Superheterodyne Receiver Book

Thread Starter

KCHARROIS

Joined Jun 29, 2012
302
Ok so what was I calculating...

And now how do I relate this to selectings my secondary winding to couple the stage to another?
 

Audioguru

Joined Dec 20, 2007
11,249
I don't know what you were calculating. It was not the input impedance of the transistor.

You must detemine how much load reduces the Q of the tuned circuit so the Q is too low.
 

vk6zgo

Joined Jul 21, 2012
677
Back in the day, IF transformers were commercially available,as were antenna coils, RF stage coils & oscillator coils,so making a Superhet was considerably simpler.

In tube times,RF & IF coils had both primary & secondary windings as tuned circuits,with similar impedance,as tubes are a high impedance device.

With the advent of BJTs,the secondary needed to be of a lower impedance to the primary.

This could be done several ways:

(1) A tuned secondary with the transistor base tapped down on the winding.
(2) An untuned secondary like the circuit you have provided.

(1)Has an additional problem,that three element devices like triode tubes & transistors are prone to oscillation if they have tuned circuits in both the input & output,& need a special form of negative feedback,known as neutralisation to obtain stable operation.

Option (2) avoids this problem,at the expense of some selectivity & stage gain.
 

Thread Starter

KCHARROIS

Joined Jun 29, 2012
302
So I found a website showing how to design tuned rf amplifier. So heres a picture of a circuit. Is it safe to assuma that RL is equal to (12V-2.31V)/25mA ≈ 388Ω

Thanks

 

Audioguru

Joined Dec 20, 2007
11,249
Is it safe to assuma that RL is equal to (12V-2.31V)/25mA ≈ 388Ω
No.
You calculated the average resistance of the transistor, not the much higher impedance of the parallel-tuned LC circuit.

The input impedance of this transistor circuit is the internal emitter resistance of about 1 ohm in series with the 56 ohm unbypassed emitter resistor times the beta of the transistor (100?) in parallel with the base voltage divider resistors. Maybe about 551 ohms.
 

Thread Starter

KCHARROIS

Joined Jun 29, 2012
302
Ok I understand that but are hes calculations correct? I can modify the circuit to fit my needs. You calculated RL differently then him and I dont quite understand does his RL have a different meaning then your RL?

Thanks
 

Thread Starter

KCHARROIS

Joined Jun 29, 2012
302
I understand that when looking at DC measurements that the resonant circuit looks like nothing to DC voltage. The cap blocks DC and the inductor looks like a wire. There for the gain can only be by calculating the average resistance of the transistor which is ≈ 388Ω. There for my gain is ≈ 7 because 388/56 = 6.92 not including r'e = 26/25 = 1.04.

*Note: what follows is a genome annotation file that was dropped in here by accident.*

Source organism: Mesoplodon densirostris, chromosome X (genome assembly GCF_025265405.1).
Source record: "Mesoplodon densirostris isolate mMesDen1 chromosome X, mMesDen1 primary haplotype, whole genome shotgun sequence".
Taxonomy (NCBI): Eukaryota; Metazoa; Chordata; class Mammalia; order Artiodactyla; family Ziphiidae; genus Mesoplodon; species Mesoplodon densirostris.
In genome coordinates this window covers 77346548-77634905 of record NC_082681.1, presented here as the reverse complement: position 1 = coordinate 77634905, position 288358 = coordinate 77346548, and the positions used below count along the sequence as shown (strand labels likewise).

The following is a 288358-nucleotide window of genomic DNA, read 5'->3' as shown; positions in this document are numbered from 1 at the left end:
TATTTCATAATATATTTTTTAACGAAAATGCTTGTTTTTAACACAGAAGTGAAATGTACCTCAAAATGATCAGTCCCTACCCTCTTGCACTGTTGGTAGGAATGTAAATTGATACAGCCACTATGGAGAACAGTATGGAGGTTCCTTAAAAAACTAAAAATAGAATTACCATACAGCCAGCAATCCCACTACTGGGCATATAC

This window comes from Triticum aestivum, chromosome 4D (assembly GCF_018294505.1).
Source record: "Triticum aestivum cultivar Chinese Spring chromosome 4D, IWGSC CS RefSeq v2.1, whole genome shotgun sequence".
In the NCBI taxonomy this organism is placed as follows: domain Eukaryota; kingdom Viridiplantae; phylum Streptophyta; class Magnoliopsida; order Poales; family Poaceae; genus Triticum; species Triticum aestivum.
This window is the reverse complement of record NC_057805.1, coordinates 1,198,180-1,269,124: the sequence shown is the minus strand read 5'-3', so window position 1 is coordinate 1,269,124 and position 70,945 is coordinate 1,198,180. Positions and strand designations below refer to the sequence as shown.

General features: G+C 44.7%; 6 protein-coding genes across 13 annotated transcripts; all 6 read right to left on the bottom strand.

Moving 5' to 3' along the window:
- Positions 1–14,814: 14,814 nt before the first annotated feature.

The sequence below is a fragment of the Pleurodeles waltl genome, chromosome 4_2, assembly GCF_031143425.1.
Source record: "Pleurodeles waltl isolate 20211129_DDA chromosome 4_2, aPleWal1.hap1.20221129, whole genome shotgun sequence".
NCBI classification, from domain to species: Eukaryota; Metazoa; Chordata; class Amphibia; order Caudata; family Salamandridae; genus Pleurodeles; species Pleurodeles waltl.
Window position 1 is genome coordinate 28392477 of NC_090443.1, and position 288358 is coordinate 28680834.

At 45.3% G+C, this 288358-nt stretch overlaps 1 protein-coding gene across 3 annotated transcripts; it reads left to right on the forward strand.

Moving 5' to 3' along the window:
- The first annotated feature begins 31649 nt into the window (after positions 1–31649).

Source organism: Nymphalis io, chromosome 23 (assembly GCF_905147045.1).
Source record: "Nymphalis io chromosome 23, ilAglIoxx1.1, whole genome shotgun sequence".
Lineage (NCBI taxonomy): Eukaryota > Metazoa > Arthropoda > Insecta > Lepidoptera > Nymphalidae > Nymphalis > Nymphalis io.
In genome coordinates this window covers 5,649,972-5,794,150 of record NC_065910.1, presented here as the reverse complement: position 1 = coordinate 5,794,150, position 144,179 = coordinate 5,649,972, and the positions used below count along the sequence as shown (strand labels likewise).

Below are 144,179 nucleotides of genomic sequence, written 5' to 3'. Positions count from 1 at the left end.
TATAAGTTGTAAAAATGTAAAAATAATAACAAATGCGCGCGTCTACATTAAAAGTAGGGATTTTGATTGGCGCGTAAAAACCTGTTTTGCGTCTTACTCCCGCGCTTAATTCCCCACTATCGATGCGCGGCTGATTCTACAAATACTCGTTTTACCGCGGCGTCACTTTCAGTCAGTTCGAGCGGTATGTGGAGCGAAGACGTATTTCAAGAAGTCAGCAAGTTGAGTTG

Audioguru

Joined Dec 20, 2007
11,249
I understand that when looking at DC measurements that the resonant circuit looks like nothing to DC voltage. The cap blocks DC and the inductor looks like a wire. There for the gain can only be by calculating the average resistance of the transistor which is ≈ 388Ω. There for my gain is ≈ 7 because 388/56 = 6.92 not including r'e = 26/25 = 1.04.
No.
The RF gain is very high because the tuned parallel LC circuit is a very high impedance when it is not loaded down. The inductance cancels the capacitance at resonance.
The voltage gain of a transistor is the collector load impedance divided by the unbypassed emitter resistances.
 

vk6zgo

Joined Jul 21, 2012
677
You don't really need several stages of RF amplification prior to the mixer,in fact many radios don't have any,& simply have a tuned circuit at the mixer input.
The whole idea of a Superheterodyne is to not have to have the hassles of tuning multiple circuits as you go.

I just had a look at my Jaycar catalogue,& they have under "radio coils".a set of Oscillator coil & IF transformers for a MF AM radio with a 455kHz IF.

As I sorely doubt these things are only made for that one company,why not see if you can buy two sets in your country.
Use one to build the radio,& one set to dismantle & count the turns,or whatever you think is good.

You are continually drifting off your original path--you don't have to know how to design every little bit of the thing.

Just build the radio,then later on,revisit all this other stuff,perhaps with the additional insight of having played with a real radio.
After all,when you build a house,you don't study how to make the bricks & tiles!
Or do you?:D
 
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